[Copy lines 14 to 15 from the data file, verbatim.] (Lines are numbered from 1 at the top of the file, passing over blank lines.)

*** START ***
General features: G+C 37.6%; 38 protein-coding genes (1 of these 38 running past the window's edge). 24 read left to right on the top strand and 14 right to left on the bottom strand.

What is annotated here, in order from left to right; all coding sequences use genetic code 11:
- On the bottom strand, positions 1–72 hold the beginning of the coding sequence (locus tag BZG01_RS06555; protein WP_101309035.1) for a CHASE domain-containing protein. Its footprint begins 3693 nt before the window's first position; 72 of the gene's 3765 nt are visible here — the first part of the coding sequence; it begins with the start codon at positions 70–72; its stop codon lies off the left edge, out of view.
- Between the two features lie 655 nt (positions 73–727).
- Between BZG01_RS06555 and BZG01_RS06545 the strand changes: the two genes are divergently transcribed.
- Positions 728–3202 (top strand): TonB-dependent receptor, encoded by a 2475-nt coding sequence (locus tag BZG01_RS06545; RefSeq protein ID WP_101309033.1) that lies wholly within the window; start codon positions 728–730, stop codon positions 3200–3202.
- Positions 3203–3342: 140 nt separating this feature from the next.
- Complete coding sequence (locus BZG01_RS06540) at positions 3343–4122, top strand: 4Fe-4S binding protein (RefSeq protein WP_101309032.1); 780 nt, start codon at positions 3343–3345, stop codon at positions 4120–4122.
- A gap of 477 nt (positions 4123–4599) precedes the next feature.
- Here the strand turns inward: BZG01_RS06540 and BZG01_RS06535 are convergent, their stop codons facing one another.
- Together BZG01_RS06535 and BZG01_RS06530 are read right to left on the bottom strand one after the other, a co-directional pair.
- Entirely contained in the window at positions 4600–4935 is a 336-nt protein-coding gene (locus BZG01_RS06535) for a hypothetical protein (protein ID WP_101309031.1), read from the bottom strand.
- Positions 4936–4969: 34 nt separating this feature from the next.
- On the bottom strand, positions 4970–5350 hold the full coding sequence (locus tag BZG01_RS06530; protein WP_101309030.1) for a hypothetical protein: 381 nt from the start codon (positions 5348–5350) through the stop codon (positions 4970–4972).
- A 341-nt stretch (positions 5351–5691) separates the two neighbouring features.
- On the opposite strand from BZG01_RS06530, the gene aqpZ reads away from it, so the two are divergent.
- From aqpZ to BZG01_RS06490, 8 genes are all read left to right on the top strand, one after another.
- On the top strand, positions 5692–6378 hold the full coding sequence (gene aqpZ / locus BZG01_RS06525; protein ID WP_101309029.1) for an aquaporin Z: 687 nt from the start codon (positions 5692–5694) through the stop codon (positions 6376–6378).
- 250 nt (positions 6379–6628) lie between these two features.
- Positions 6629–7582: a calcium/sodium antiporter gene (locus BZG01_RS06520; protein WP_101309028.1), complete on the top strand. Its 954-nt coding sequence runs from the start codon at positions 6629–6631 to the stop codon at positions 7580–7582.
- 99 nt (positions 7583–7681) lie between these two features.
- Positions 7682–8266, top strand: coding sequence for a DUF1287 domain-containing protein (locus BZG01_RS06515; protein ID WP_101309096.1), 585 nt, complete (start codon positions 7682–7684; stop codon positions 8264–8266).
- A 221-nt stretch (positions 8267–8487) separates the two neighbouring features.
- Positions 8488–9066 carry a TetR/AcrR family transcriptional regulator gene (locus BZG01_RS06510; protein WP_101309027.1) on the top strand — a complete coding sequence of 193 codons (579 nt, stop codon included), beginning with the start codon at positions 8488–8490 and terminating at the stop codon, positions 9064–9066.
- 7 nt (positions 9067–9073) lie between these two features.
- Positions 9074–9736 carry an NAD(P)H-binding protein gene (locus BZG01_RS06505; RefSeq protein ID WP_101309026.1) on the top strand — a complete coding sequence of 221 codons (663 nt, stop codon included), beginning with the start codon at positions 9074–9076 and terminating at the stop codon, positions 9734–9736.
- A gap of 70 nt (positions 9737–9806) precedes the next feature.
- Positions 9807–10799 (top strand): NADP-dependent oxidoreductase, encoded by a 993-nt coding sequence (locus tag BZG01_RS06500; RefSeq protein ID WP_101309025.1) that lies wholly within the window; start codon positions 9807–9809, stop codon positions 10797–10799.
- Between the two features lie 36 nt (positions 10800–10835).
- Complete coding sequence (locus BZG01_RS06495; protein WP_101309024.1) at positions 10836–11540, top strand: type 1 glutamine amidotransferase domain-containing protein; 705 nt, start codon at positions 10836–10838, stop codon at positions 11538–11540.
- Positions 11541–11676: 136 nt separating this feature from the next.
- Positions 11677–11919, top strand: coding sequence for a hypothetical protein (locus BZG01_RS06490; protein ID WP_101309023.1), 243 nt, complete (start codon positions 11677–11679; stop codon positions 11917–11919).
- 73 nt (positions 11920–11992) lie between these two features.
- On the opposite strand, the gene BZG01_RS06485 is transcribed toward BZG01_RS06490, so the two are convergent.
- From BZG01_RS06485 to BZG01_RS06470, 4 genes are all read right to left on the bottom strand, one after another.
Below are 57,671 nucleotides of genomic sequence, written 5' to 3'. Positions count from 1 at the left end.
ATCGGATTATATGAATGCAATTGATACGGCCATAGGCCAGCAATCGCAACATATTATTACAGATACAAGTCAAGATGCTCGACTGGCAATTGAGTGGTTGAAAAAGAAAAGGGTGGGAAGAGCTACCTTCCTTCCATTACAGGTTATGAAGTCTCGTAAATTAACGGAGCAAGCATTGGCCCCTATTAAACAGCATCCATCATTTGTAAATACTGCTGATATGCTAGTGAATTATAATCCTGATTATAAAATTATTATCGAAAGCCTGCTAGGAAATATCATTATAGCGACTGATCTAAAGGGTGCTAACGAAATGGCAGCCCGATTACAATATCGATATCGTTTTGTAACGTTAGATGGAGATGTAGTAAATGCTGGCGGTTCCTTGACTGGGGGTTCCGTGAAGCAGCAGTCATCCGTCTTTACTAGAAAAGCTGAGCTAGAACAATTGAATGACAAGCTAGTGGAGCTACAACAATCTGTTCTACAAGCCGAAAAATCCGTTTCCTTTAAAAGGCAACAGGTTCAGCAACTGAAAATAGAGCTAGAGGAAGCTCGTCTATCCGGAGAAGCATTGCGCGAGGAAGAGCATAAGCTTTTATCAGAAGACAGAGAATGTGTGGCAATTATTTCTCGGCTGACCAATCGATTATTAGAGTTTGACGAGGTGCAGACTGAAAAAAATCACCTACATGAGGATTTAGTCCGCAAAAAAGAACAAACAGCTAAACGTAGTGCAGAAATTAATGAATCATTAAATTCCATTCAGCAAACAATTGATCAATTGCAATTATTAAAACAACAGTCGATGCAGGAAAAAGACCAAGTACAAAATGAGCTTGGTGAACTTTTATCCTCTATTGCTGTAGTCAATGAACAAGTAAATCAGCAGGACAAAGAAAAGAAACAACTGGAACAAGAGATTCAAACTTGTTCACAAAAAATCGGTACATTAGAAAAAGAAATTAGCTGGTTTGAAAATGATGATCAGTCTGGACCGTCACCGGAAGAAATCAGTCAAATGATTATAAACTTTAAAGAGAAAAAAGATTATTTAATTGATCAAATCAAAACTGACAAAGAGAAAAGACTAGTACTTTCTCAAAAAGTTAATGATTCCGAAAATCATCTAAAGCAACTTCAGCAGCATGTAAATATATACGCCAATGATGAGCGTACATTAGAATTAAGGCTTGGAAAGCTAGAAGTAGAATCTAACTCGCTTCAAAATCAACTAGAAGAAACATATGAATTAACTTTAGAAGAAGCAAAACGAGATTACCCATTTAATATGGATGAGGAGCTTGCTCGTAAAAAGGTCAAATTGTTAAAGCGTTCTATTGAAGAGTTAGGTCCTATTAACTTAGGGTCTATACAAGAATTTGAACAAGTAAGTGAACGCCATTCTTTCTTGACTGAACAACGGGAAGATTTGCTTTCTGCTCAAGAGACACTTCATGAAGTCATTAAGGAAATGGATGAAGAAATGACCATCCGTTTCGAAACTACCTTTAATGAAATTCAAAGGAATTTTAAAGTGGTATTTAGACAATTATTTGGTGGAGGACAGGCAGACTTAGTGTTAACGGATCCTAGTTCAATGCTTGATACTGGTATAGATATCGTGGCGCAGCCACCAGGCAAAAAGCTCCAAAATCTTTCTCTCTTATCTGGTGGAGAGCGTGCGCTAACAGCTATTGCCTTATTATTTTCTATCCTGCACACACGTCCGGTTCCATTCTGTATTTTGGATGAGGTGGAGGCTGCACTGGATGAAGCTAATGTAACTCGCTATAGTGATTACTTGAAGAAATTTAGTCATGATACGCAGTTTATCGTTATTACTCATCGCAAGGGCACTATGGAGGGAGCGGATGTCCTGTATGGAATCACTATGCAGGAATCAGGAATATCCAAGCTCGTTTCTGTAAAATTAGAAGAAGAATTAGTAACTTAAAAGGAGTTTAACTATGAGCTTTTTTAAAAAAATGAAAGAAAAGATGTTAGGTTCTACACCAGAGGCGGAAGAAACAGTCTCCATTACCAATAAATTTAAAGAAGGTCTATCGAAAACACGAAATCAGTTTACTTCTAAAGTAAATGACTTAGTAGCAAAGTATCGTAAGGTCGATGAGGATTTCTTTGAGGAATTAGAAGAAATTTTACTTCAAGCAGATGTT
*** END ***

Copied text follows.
- On the bottom strand, positions 4970–5350 hold the full coding sequence (locus tag BZG01_RS06530; protein WP_101309030.1) for a hypothetical protein: 381 nt from the start codon (positions 5348–5350) through the stop codon (positions 4970–4972).
- A 341-nt stretch (positions 5351–5691) separates the two neighbouring features.